April 6 is a symbolic date for Sudan's civilian opposition, marking the anniversary of uprisings in 1985 and 2019 that ended up ousting two leaders who had seized power in coups.
In anticipation of demonstrations, the authorities declared Thursday a non-working day and witnesses said a large military presence had been visible on Khartoum's streets since Wednesday.
Troops also blocked off the Nile bridges linking Khartoum to its suburbs, Omdurman and North Khartoum, witnesses said.
This year, Sudan is still ruled by a military leader, General Abdel Fattah al-Burhan, who seized power in an October 2021 coup, aborting the transition to civilian rule agreed after the 2019 overthrow of Islamist general Omar al-Bashir, who seized power in a 1989 coup.
A new delay to the signing of a deal to restore the transition, which had been rescheduled for Thursday, prompted the civilian opposition to call for nationwide protests instead.
The Forces of Freedom and Change called on Sudanese to demonstrate for "freedom, peace and justice" and against the return of "the old regime", after several high-ranking officials from the Bashir era found roles in the current administration.
Cracks have emerged within the military over security reforms proposed as part of the deal with the FFC.
The signing ceremony had been pushed back "due to a resumption of talks between soldiers", the FFC said.
Analysts say the sticking point has been the integration into the regular army of the powerful paramilitary Rapid Support Forces (RSF), led by Burhan's deputy Mohamed Hamdan Daglo.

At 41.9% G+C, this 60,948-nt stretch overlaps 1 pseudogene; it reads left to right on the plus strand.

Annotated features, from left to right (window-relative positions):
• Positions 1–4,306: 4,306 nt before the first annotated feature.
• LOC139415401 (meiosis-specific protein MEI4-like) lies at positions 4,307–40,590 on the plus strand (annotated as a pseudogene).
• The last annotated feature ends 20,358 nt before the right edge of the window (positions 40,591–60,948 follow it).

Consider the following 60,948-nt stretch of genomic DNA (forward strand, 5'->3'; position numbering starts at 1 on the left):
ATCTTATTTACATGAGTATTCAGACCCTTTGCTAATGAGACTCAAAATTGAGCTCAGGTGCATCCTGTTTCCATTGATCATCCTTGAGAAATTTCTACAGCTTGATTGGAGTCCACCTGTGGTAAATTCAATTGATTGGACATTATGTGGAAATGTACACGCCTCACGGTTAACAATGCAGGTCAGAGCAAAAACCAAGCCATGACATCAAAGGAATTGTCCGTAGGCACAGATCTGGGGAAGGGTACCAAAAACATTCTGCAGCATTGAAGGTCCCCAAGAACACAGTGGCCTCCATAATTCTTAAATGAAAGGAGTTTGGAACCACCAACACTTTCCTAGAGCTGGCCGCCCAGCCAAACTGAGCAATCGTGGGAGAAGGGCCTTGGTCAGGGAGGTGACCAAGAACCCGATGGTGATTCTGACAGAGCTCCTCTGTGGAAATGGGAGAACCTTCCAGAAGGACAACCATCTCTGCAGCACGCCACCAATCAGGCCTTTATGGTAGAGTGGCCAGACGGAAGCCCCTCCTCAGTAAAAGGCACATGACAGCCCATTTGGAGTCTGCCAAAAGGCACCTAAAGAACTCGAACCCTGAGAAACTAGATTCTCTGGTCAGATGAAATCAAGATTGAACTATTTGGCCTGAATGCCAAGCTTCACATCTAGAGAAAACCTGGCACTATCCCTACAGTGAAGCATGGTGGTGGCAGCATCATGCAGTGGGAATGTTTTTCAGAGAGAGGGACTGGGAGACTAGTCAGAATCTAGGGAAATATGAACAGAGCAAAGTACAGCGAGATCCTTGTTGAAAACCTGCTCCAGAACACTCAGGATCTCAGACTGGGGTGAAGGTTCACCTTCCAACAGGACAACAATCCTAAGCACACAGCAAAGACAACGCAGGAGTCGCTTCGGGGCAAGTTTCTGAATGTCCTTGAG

The two men have been at loggerheads over the timetable for the RSF's integration and analysts have pointed to a deepening rift between them.
Created in 2013, the RSF emerged from the Janjaweed militia that Bashir unleashed a decade earlier against non-Arab ethnic groups in the western region of Darfur. The militia has since been accused of war crimes.
"The parties are now working tirelessly to finalize discussions on the remaining points," Burhan said on a speech commemorating the anniversary of the 1985 overthrow of Jaafar Nimeiry, which ushered in a brief period of civilian rule.
"The postponement of the signing ceremony was only done with the aim of establishing a solid framework," he said.
The deal sets out a roadmap for the formation of a civilian-led government and the withdrawal of the military from politics.
It is supposed to build on a preliminary agreement reached in December after near-weekly protests since the 2021 coup that have seen 125 protesters killed by security forces, according to pro-democracy doctors.